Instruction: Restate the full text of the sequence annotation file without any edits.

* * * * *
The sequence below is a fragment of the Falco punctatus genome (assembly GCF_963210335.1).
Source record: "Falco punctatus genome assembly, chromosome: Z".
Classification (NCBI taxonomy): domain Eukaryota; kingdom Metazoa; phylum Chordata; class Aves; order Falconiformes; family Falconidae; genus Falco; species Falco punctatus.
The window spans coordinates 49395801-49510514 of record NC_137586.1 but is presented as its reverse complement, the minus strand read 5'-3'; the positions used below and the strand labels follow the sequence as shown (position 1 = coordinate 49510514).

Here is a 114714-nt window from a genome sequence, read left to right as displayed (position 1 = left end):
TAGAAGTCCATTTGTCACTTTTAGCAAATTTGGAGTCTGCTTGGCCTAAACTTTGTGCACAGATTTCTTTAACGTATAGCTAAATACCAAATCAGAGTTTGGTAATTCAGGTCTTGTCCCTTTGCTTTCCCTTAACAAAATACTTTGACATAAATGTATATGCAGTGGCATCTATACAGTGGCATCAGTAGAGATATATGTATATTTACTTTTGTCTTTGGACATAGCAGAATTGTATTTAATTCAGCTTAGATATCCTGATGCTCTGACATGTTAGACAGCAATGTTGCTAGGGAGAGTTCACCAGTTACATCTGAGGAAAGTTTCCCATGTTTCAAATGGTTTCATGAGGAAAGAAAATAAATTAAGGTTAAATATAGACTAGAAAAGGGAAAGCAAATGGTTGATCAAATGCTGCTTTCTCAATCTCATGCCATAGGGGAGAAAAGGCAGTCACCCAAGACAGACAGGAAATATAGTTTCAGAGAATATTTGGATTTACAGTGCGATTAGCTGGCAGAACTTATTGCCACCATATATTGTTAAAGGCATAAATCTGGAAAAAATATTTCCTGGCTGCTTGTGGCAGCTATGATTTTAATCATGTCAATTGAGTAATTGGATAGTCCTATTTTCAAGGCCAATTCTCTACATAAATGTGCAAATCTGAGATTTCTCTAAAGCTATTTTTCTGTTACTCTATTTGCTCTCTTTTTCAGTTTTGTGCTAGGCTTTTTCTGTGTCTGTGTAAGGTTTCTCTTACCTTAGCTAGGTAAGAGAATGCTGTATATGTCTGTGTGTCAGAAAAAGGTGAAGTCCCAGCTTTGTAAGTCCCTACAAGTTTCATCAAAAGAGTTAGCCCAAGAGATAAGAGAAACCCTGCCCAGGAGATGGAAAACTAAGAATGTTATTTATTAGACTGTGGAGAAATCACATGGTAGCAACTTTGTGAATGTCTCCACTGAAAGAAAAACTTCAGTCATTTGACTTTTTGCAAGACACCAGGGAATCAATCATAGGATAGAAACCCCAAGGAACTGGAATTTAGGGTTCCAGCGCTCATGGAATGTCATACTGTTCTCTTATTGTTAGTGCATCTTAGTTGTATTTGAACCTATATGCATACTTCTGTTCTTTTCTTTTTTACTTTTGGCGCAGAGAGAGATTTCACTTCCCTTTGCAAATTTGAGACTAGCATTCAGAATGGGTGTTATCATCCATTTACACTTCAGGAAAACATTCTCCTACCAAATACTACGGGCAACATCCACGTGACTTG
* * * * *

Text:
The sequence below is a fragment of the Falco punctatus genome (assembly GCF_963210335.1).
Source record: "Falco punctatus genome assembly, chromosome: Z".
Classification (NCBI taxonomy): domain Eukaryota; kingdom Metazoa; phylum Chordata; class Aves; order Falconiformes; family Falconidae; genus Falco; species Falco punctatus.
The window spans coordinates 49395801-49510514 of record NC_137586.1 but is presented as its reverse complement, the minus strand read 5'-3'; the positions used below and the strand labels follow the sequence as shown (position 1 = coordinate 49510514).

Here is a 114714-nt window from a genome sequence, read left to right as displayed (position 1 = left end):
TAGAAGTCCATTTGTCACTTTTAGCAAATTTGGAGTCTGCTTGGCCTAAACTTTGTGCACAGATTTCTTTAACGTATAGCTAAATACCAAATCAGAGTTTGGTAATTCAGGTCTTGTCCCTTTGCTTTCCCTTAACAAAATACTTTGACATAAATGTATATGCAGTGGCATCTATACAGTGGCATCAGTAGAGATATATGTATATTTACTTTTGTCTTTGGACATAGCAGAATTGTATTTAATTCAGCTTAGATATCCTGATGCTCTGACATGTTAGACAGCAATGTTGCTAGGGAGAGTTCACCAGTTACATCTGAGGAAAGTTTCCCATGTTTCAAATGGTTTCATGAGGAAAGAAAATAAATTAAGGTTAAATATAGACTAGAAAAGGGAAAGCAAATGGTTGATCAAATGCTGCTTTCTCAATCTCATGCCATAGGGGAGAAAAGGCAGTCACCCAAGACAGACAGGAAATATAGTTTCAGAGAATATTTGGATTTACAGTGCGATTAGCTGGCAGAACTTATTGCCACCATATATTGTTAAAGGCATAAATCTGGAAAAAATATTTCCTGGCTGCTTGTGGCAGCTATGATTTTAATCATGTCAATTGAGTAATTGGATAGTCCTATTTTCAAGGCCAATTCTCTACATAAATGTGCAAATCTGAGATTTCTCTAAAGCTATTTTTCTGTTACTCTATTTGCTCTCTTTTTCAGTTTTGTGCTAGGCTTTTTCTGTGTCTGTGTAAGGTTTCTCTTACCTTAGCTAGGTAAGAGAATGCTGTATATGTCTGTGTGTCAGAAAAAGGTGAAGTCCCAGCTTTGTAAGTCCCTACAAGTTTCATCAAAAGAGTTAGCCCAAGAGATAAGAGAAACCCTGCCCAGGAGATGGAAAACTAAGAATGTTATTTATTAGACTGTGGAGAAATCACATGGTAGCAACTTTGTGAATGTCTCCACTGAAAGAAAAACTTCAGTCATTTGACTTTTTGCAAGACACCAGGGAATCAATCATAGGATAGAAACCCCAAGGAACTGGAATTTAGGGTTCCAGCGCTCATGGAATGTCATACTGTTCTCTTATTGTTAGTGCATCTTAGTTGTATTTGAACCTATATGCATACTTCTGTTCTTTTCTTTTTTACTTTTGGCGCAGAGAGAGATTTCACTTCCCTTTGCAAATTTGAGACTAGCATTCAGAATGGGTGTTATCATCCATTTACACTTCAGGAAAACATTCTCCTACCAAATACTACGGGCAACATCCACGTGACTTG